“Not a rat,” said Tally’s father, “she will surly lose the thing in our pantry.”
“Indeed she shall. Not a cat either,” agreed Tally’s mother, “they are much too delicate, she will soon lose interest.”
“Much too delicate. I should hate to think of a dog,” informed Tally’s father, “the poor brute will be run to exhaustion.”
“And not a pretty, little song bird,” Tally’s mother told her father, “she should be expected to get into too much mischief with a pet who can fly.”
Tally’s parents were unable to come to an agreement on which pet would be best for Tally. It’s not that Tally was cruel. On the contrary, Tally loved animals of all shapes and sizes and would never wish to harm a single hair on any of their heads. It’s just that she had too much spirit for an ordinary pet to handle.
The morning after Tally’s parents had their discussion, they all took a trip to town together. Tally soon ran ahead after her ball while her mother and father noticed an old man standing on the street corner with a sign that read “RETIRED CIRCUS ELEPHANT FOR SALE TO GOOD HOME! ALL OFFERS CONSIDERED.” The parents exchanged a look. That was it! If no ordinary pet would do for Tally, it would have to be an extraordinary pet!
Seeing as no one seemed interested in the man’s sign, Tally’s parents took their chance. Before they knew it they had bought an elephant. They gave the old gentleman his dues and he informed them that with the father’s help, he would have him delivered late this afternoon. The father gratefully agreed and followed the man to wherever the elephant was being kept. Tally’s mother quickly rushed her home and made Tally play the piano for her until father arrived – which was a task in itself just to get Tally to stay still!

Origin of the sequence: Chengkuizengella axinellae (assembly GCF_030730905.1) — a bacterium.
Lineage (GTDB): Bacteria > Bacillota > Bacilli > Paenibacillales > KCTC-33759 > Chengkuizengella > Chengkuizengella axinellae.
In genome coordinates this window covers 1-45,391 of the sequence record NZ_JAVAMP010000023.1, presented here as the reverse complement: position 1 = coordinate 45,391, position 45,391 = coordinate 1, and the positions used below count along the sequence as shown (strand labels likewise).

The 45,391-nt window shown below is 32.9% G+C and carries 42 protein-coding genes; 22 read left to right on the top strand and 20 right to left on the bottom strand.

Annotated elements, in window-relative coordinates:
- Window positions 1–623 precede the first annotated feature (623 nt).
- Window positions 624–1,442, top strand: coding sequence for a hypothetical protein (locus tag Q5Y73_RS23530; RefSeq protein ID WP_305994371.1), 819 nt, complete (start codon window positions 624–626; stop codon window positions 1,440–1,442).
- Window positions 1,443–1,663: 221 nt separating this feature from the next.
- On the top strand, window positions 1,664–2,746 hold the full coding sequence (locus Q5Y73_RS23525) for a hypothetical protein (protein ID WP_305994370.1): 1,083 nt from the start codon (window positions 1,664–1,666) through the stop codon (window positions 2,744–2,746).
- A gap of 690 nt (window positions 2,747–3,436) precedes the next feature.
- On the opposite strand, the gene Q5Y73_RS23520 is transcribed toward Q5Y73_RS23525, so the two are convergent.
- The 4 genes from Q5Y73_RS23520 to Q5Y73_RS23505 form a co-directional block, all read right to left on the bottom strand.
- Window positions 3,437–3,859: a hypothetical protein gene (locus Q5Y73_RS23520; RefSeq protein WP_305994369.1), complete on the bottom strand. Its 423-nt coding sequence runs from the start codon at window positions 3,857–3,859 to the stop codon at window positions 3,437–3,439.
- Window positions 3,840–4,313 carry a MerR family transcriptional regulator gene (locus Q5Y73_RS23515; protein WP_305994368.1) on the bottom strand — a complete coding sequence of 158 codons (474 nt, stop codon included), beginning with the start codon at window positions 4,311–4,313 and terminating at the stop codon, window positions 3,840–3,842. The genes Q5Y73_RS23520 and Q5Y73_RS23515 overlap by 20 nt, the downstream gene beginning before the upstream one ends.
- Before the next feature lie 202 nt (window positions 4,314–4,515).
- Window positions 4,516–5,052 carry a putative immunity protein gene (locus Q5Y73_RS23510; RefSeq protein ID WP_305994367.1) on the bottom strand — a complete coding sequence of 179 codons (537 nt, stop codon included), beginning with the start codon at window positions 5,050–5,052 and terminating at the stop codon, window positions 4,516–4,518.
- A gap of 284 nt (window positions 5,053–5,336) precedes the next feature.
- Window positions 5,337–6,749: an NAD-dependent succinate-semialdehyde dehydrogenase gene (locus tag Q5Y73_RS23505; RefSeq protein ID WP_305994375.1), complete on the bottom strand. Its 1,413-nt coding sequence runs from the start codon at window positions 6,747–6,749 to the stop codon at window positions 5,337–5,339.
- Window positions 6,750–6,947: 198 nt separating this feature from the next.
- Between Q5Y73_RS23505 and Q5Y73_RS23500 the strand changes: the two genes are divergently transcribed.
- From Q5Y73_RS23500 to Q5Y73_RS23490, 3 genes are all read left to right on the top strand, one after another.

When Tally and her mother heard a knock on the door, Tally’s mother allowed her to go receive it. When little Tally opened the great door, she saw her father grinning wildly while a huge, solemn-looking elephant stood beside him! Tally was delighted! She ran all around the elephant and coaxed it out into the center of the garden so they had more room to play. Reluctantly at first, the elephant followed Tally to the garden. There in the daffodils, Tally bestowed the elephant with the name “Rumba” and they became instant companions.
Within a week of Rumba’s arrival, the two were inseparable. Never has Tally again bothered a neighbor or a towns folk with her rowdiness, for only her laughter and Rumba’s trumpet echo through their garden.
© Lindsay Amber
Classic books are totally different from the literature of today. Classics are usually written with a different dialog than we would normally hear being used today. They can be a little hard to make out at first, but practice makes perfect. I personally love the different dialogs the classics are written in, especially the types used in Jane Eyre and Wuthering Heights. I believe classic books are very important to the literary world, and I hope you enjoy this list of my top eleven classic books I made, which I think everyone who loves reading should get a chance to read. Even if you don’t care to read, you should give them a try. I hope you enjoy them as much as I did!
1. Alice in Wonderland by Lewis Carroll.
2. Journey to the Center of the Earth by Jules Verne.
3. Dracula by Bram Stoker.
4. Jane Eyre by Charlotte Bronte.
5. Wuthering Heights by Emily Bronte.
6. The Hobbit by J.R.R Tolken.
7. The Lord of the Rings (trilogy) by J.R.R Tolken.
8. Peter Pan by J.M Berrie.
9. The Adventures of Huckleberry Finn by Mark Twain.
10. The tragedy of Romeo and Juliet by William Shakespeare.
11. The Old Man and the Sea by Ernest Hemingway.